Another study, led by the University of Melbourne’s Patricia Eadie, investigated short-term training programmes for nursery staff that aimed to improve children’s language. It did demonstrate improvements in how the staff communicated with the children, “but unfortunately, this did not result in improvements in children’s language”, Norbury says.
“There are probably many reasons why this is so: [it may be that] children in the control groups were improving as well; the short period of the study might not have been long enough to observe any impact on the children; and the nursery staff were not qualified teachers, so it may be that they require a longer training period to fully develop the knowledge and skills they need around developing child language. We [also] know that many two-year-olds who are late talkers will resolve without any extra support.”
Despite numerous studies showing that outcomes of late-talking toddlers are very variable and hard to predict, there are still those who advocate widespread screening of children at age 2 in order to identify potential language delay. This is something that Bishop describes as her “main gripe”.
“Many toddlers who are late talkers do just fine,” she says. “By 4 years, it’s easier to identify those who are likely to have longer-term problems – in fact, prediction at this age is pretty good – and there are some interventions of known effectiveness.”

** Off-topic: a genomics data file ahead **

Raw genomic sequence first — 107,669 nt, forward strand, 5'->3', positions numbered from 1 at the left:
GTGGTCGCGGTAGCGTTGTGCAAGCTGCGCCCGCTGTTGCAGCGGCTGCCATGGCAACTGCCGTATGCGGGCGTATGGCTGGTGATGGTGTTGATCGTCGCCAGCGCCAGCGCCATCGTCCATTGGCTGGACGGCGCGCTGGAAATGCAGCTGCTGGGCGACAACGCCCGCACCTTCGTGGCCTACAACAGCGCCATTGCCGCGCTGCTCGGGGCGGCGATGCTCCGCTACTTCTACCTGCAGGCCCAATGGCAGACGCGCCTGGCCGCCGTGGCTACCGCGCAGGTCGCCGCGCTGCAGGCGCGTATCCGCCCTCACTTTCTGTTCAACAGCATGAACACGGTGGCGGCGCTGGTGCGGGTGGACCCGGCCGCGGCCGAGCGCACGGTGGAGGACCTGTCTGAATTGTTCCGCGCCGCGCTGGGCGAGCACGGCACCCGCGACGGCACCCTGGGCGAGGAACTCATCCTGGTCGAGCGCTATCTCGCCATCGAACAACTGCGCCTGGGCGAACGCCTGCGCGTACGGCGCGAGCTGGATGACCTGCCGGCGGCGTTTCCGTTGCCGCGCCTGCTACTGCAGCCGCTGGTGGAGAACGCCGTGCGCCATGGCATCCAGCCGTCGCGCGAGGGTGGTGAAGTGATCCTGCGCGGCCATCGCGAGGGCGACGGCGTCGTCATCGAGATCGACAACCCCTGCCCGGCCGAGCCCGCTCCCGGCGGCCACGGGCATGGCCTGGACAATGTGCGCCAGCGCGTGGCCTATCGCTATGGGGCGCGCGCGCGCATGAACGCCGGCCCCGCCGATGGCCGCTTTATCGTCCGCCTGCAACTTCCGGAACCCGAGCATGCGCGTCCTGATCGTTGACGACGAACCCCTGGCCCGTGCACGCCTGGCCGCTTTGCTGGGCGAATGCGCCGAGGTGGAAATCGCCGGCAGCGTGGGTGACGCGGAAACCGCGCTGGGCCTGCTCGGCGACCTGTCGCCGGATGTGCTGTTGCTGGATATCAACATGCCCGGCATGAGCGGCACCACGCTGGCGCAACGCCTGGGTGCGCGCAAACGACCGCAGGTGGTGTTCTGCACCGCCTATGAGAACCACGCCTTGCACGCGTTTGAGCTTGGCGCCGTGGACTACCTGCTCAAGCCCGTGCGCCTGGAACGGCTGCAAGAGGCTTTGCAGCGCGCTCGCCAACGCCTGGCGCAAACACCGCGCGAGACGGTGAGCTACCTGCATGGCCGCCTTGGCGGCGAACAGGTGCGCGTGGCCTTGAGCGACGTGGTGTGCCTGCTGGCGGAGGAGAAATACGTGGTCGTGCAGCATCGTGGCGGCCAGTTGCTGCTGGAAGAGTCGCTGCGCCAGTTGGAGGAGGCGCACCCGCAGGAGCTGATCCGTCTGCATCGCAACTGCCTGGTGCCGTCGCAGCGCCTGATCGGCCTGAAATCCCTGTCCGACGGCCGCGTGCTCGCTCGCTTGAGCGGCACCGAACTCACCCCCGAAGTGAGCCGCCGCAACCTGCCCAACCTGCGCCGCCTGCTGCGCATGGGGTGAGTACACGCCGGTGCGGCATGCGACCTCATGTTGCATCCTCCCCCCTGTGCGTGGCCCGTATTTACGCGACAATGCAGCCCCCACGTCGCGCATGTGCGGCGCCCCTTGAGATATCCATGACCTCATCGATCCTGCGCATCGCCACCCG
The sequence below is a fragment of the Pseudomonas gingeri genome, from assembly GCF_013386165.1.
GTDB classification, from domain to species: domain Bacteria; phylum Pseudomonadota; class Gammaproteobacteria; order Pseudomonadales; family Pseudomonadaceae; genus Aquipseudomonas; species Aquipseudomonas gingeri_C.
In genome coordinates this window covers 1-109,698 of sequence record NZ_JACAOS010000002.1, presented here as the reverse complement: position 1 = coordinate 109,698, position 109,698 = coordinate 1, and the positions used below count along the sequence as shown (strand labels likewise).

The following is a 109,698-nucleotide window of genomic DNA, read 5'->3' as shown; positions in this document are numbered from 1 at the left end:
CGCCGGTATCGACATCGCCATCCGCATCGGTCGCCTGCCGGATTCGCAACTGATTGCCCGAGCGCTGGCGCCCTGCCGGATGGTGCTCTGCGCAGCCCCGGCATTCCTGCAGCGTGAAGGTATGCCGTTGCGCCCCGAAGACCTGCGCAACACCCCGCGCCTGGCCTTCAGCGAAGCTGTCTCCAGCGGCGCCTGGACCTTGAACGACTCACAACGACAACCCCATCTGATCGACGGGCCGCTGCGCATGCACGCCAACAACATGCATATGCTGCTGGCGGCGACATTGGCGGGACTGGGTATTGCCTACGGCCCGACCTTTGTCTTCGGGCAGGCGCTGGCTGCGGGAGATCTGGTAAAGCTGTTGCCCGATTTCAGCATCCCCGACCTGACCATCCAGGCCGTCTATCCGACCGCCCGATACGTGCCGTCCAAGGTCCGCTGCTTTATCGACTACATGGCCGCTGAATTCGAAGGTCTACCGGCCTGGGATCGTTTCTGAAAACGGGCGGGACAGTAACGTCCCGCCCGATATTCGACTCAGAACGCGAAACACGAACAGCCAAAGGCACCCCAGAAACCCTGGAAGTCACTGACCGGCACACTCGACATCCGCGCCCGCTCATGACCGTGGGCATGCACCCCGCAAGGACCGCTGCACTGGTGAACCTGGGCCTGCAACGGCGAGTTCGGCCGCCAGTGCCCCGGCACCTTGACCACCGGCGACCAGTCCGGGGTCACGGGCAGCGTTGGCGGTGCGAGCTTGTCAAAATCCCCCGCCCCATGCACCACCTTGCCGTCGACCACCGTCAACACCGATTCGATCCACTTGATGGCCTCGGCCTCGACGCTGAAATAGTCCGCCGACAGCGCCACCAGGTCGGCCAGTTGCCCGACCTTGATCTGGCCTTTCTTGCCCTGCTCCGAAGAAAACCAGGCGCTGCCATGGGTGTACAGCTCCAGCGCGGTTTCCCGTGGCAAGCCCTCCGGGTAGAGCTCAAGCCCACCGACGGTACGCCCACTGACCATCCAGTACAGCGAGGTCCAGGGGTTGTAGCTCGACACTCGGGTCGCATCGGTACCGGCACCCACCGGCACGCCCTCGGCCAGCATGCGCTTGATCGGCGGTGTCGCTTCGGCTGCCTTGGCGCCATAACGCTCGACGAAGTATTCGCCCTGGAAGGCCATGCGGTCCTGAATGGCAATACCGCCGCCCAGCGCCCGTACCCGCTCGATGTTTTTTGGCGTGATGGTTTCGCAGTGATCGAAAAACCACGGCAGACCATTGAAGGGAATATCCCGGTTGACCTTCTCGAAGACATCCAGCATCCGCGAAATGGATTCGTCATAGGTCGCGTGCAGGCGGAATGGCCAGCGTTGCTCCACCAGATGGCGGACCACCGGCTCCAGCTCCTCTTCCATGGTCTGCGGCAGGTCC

Measure of success
So, it may be easier and more reliable, at the moment, to pick up problems at school. But one of the major issues with interventions in the under 3 age group and at school age is measurement of effectiveness. Typically, measurement is done by assessing the performance of children of a certain age in areas such as reading or arithmetic, and comparing with the average. But is it really fair to expect children to hit developmental milestones at the same time?
“There is huge variation in normal development,” explains Norbury.
“For example, the age at which children reliably say their first words varies from 355 days to 575 days.
“It does make sense to say, ‘Here are the things that we want all children in Year 3 to be able to do, because these are the foundations for learning in Year 4.’ But we have to accept that there will be variation in when/how children achieve those targets.”
McBride believes that the monitoring of children’s progress is “largely a political choice rather than a scientific one”, although he adds that having a standardised approach to some teaching – such as the introduction of formal reading at age 4 – can have beneficial effects. “What some people would argue is that allowing more flexibility around milestones could create a culture of low expectations,” he says, adding that if teachers were to choose which students should start formal reading at 4, for example, there was a risk that mistakes might be made when deciding who was ready.
“However, it is clearly unrealistic to think that all children, regardless of when they were born in the school year, are going to be at the same point when you do your assessment – that is not going to happen.”
Bishop adds that for some children, it is not easy – or, perhaps, not even possible – to close the language gap completely – so what would our measure of “success” be?
“The best we can do may be to reduce it a bit or even just stop it widening,” she says.
No research consensus